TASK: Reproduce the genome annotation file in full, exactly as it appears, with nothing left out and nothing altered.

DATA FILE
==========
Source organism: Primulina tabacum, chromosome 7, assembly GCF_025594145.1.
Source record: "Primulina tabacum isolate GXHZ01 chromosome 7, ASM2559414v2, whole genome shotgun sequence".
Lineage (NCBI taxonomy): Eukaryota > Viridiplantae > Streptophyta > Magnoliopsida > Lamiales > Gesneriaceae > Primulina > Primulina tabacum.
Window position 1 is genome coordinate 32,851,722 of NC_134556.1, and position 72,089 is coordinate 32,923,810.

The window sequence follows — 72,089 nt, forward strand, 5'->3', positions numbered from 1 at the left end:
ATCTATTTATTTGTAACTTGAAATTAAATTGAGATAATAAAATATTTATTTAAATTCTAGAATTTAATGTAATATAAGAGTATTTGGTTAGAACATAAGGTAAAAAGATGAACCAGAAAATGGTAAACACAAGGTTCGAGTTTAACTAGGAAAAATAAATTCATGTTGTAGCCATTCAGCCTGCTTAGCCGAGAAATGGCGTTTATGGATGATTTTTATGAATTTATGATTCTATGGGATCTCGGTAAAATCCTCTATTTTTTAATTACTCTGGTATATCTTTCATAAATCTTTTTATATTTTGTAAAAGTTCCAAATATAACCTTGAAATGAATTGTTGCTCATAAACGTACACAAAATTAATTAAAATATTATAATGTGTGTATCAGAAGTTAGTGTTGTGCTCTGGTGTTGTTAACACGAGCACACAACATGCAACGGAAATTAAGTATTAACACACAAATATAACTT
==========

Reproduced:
Source organism: Primulina tabacum, chromosome 7, assembly GCF_025594145.1.
Source record: "Primulina tabacum isolate GXHZ01 chromosome 7, ASM2559414v2, whole genome shotgun sequence".
Lineage (NCBI taxonomy): Eukaryota > Viridiplantae > Streptophyta > Magnoliopsida > Lamiales > Gesneriaceae > Primulina > Primulina tabacum.
Window position 1 is genome coordinate 32,851,722 of NC_134556.1, and position 72,089 is coordinate 32,923,810.

The window sequence follows — 72,089 nt, forward strand, 5'->3', positions numbered from 1 at the left end:
ATCTATTTATTTGTAACTTGAAATTAAATTGAGATAATAAAATATTTATTTAAATTCTAGAATTTAATGTAATATAAGAGTATTTGGTTAGAACATAAGGTAAAAAGATGAACCAGAAAATGGTAAACACAAGGTTCGAGTTTAACTAGGAAAAATAAATTCATGTTGTAGCCATTCAGCCTGCTTAGCCGAGAAATGGCGTTTATGGATGATTTTTATGAATTTATGATTCTATGGGATCTCGGTAAAATCCTCTATTTTTTAATTACTCTGGTATATCTTTCATAAATCTTTTTATATTTTGTAAAAGTTCCAAATATAACCTTGAAATGAATTGTTGCTCATAAACGTACACAAAATTAATTAAAATATTATAATGTGTGTATCAGAAGTTAGTGTTGTGCTCTGGTGTTGTTAACACGAGCACACAACATGCAACGGAAATTAAGTATTAACACACAAATATAACTT